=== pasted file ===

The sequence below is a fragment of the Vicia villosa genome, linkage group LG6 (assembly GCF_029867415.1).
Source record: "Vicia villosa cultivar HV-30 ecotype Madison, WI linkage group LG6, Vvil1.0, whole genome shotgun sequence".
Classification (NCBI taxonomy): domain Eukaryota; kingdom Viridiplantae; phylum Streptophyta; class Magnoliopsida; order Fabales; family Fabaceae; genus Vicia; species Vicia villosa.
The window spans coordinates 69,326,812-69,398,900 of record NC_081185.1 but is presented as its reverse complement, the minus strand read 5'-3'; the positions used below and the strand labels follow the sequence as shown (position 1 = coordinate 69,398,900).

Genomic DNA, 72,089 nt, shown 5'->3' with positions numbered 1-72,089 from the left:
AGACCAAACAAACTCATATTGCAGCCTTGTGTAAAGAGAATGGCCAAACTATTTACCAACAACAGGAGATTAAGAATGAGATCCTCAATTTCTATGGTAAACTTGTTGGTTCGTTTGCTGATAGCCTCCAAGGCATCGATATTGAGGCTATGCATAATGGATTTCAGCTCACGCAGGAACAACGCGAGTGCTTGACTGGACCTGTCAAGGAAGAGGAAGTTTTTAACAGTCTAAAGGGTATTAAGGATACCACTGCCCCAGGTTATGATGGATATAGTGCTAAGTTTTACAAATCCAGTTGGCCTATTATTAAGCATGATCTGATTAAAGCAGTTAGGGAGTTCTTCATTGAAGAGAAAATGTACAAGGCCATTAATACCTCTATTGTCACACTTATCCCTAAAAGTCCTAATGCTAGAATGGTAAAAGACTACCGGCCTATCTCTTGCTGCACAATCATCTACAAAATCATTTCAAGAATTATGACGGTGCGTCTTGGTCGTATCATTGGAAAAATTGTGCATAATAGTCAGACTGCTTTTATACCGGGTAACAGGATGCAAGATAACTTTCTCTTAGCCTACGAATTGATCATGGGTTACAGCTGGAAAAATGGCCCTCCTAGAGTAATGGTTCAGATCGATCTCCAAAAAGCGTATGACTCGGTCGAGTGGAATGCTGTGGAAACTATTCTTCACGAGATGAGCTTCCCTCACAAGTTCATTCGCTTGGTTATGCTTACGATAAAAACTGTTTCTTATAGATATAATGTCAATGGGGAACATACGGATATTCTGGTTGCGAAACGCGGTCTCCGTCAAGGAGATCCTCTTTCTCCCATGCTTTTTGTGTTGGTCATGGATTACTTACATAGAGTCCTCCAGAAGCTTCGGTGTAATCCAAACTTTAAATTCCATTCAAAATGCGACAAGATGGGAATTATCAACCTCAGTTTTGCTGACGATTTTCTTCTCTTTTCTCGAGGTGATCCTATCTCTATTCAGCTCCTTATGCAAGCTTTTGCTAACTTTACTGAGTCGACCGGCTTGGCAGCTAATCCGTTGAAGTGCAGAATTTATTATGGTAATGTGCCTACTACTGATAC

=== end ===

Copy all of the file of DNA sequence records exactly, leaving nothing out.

The sequence below is a fragment of the Vicia villosa genome, linkage group LG6 (assembly GCF_029867415.1).
Source record: "Vicia villosa cultivar HV-30 ecotype Madison, WI linkage group LG6, Vvil1.0, whole genome shotgun sequence".
Classification (NCBI taxonomy): domain Eukaryota; kingdom Viridiplantae; phylum Streptophyta; class Magnoliopsida; order Fabales; family Fabaceae; genus Vicia; species Vicia villosa.
The window spans coordinates 69,326,812-69,398,900 of record NC_081185.1 but is presented as its reverse complement, the minus strand read 5'-3'; the positions used below and the strand labels follow the sequence as shown (position 1 = coordinate 69,398,900).

Genomic DNA, 72,089 nt, shown 5'->3' with positions numbered 1-72,089 from the left:
AGACCAAACAAACTCATATTGCAGCCTTGTGTAAAGAGAATGGCCAAACTATTTACCAACAACAGGAGATTAAGAATGAGATCCTCAATTTCTATGGTAAACTTGTTGGTTCGTTTGCTGATAGCCTCCAAGGCATCGATATTGAGGCTATGCATAATGGATTTCAGCTCACGCAGGAACAACGCGAGTGCTTGACTGGACCTGTCAAGGAAGAGGAAGTTTTTAACAGTCTAAAGGGTATTAAGGATACCACTGCCCCAGGTTATGATGGATATAGTGCTAAGTTTTACAAATCCAGTTGGCCTATTATTAAGCATGATCTGATTAAAGCAGTTAGGGAGTTCTTCATTGAAGAGAAAATGTACAAGGCCATTAATACCTCTATTGTCACACTTATCCCTAAAAGTCCTAATGCTAGAATGGTAAAAGACTACCGGCCTATCTCTTGCTGCACAATCATCTACAAAATCATTTCAAGAATTATGACGGTGCGTCTTGGTCGTATCATTGGAAAAATTGTGCATAATAGTCAGACTGCTTTTATACCGGGTAACAGGATGCAAGATAACTTTCTCTTAGCCTACGAATTGATCATGGGTTACAGCTGGAAAAATGGCCCTCCTAGAGTAATGGTTCAGATCGATCTCCAAAAAGCGTATGACTCGGTCGAGTGGAATGCTGTGGAAACTATTCTTCACGAGATGAGCTTCCCTCACAAGTTCATTCGCTTGGTTATGCTTACGATAAAAACTGTTTCTTATAGATATAATGTCAATGGGGAACATACGGATATTCTGGTTGCGAAACGCGGTCTCCGTCAAGGAGATCCTCTTTCTCCCATGCTTTTTGTGTTGGTCATGGATTACTTACATAGAGTCCTCCAGAAGCTTCGGTGTAATCCAAACTTTAAATTCCATTCAAAATGCGACAAGATGGGAATTATCAACCTCAGTTTTGCTGACGATTTTCTTCTCTTTTCTCGAGGTGATCCTATCTCTATTCAGCTCCTTATGCAAGCTTTTGCTAACTTTACTGAGTCGACCGGCTTGGCAGCTAATCCGTTGAAGTGCAGAATTTATTATGGTAATGTGCCTACTACTGATAC